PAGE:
Natchez to combine water, engineering

Published 12:00 am Monday, May 9, 2005

NATCHEZ &045; David Gardner will direct both the City Engineer’s Office and Natchez Waterworks, and the departments will be consolidated in the next 30 days, with no layoffs expected.

Aldermen approved the change after an executive session held at the end of the board’s April 26 meeting. A copy of that meeting’s minutes will not be available until next week.

But city officials confirmed Monday that employees of both departments &045; almost 50 people in all &045; will be consolidated under Waterworks, with Gardner heading the entire operation.

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Alderman Rickey Gray said having Gardner head both departments will mean the city doesn’t have to train a new city engineer from scratch at a time when that department is overseeing millions of dollars worth of projects.

&uot;And there are several places where the city engineer is over both departments,&uot; Gray said.

Like Gray, Alderman Bob Pollard &045; who, with aldermen David Massey and Theodore &uot;Bubber&uot; West, served on a committee researching the change &045; said money is also a factor.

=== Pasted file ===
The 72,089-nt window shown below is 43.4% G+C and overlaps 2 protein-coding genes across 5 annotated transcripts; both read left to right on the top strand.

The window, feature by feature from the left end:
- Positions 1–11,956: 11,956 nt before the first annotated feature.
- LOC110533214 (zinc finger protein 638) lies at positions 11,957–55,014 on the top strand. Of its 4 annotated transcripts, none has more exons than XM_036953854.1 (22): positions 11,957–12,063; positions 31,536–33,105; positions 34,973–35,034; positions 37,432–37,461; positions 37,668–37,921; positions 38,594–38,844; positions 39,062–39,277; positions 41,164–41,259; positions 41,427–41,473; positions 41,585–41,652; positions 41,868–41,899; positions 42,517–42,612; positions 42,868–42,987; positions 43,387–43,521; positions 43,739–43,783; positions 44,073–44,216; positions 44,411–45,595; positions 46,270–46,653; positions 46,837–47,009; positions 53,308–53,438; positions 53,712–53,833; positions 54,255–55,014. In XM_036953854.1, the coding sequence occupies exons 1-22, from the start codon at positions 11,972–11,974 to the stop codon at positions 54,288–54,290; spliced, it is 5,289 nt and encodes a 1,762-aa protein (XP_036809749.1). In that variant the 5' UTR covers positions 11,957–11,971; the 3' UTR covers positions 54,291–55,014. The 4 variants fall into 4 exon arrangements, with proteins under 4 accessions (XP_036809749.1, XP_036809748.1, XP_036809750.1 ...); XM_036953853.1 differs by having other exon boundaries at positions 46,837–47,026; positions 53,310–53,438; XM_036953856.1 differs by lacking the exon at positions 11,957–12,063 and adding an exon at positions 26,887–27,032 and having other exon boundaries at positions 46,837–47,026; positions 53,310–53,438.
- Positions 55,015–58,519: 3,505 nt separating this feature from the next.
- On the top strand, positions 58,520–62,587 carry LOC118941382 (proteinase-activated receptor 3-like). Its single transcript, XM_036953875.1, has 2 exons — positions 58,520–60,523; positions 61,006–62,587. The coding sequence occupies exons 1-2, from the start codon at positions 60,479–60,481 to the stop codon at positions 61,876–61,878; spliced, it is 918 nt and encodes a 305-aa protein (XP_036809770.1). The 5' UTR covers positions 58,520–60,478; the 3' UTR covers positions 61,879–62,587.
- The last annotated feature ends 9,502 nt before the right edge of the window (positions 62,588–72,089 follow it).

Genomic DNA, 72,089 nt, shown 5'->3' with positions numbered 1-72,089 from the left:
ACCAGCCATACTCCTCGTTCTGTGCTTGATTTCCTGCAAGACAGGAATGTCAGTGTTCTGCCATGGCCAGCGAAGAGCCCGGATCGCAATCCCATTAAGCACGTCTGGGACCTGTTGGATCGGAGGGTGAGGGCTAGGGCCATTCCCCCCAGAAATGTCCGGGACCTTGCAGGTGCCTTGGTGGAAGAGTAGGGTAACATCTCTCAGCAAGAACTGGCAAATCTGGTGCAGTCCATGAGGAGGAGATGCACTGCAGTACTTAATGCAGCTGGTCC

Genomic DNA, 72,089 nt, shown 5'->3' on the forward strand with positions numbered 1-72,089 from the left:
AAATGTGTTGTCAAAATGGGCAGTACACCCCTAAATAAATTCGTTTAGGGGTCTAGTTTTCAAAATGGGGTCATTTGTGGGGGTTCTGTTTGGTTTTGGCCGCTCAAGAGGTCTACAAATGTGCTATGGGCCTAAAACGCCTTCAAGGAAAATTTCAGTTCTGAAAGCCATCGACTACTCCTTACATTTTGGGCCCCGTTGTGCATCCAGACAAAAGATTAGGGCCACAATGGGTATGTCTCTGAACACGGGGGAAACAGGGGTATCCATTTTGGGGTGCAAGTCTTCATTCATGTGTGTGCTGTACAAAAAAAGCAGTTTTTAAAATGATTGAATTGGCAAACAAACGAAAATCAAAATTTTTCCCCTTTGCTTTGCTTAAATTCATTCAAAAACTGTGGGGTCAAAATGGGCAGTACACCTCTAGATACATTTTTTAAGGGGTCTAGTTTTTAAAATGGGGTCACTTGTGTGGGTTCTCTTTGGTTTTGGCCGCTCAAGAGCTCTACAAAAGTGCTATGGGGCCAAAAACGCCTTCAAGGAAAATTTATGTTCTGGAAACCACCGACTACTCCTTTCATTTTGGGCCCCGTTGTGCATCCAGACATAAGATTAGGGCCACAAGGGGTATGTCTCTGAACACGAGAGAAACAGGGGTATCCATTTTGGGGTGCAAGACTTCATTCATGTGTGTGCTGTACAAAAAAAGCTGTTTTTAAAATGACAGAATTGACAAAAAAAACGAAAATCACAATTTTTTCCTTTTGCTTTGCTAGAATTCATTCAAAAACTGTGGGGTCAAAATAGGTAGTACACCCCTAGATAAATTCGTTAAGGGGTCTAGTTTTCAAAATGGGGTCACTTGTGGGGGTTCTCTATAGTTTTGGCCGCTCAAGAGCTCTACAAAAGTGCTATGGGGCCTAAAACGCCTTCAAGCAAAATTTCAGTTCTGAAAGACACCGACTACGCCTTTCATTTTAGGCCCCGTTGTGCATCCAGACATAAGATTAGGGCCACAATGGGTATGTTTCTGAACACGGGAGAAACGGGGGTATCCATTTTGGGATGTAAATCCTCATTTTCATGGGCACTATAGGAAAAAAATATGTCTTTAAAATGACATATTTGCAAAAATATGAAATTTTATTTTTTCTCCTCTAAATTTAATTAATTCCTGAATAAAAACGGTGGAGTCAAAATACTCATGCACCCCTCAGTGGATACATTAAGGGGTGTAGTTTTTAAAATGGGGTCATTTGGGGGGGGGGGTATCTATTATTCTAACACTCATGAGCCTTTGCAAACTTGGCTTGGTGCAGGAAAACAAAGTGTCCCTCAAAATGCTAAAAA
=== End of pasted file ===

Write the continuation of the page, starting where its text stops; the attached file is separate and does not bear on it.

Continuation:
&uot;Consolidating the two departments will be a cost savings to the city,&uot; Pollard said.

&uot;With someone new coming in (to the city engineer’s position), they would have to see where we are in terms of these projects, then start developing a budget for next year,&uot; Alderwoman Joyce Arceneaux-Mathis said.

In addition, there would be more of a chance of turnover in the Engineering Department under new management, she said.

Both departments are actively working on several major projects, from the renovation of the federal courthouse building to north Natchez drainage improvements to a city-wide water meter changeout.

But Gardner said he’s ready to tackle the job &045; or, in this case, jobs &045; with the help of what he said is a very capable staff.

&uot;I’m excited to have this opportunity, and I’m up for the challenge,&uot; he said. &uot;This is an example of government trying to run more efficiently.&uot;

Gardner said city officials had discussed the change for quite a while before taking the vote.

But the latest talks started after Gardner announced he would quit the city engineer’s job to head Waterworks after James Thorpe, superintendent since 1998, retired. Thorpe’s last day on the job was Friday.

Gardner has served as city engineer since January 1993.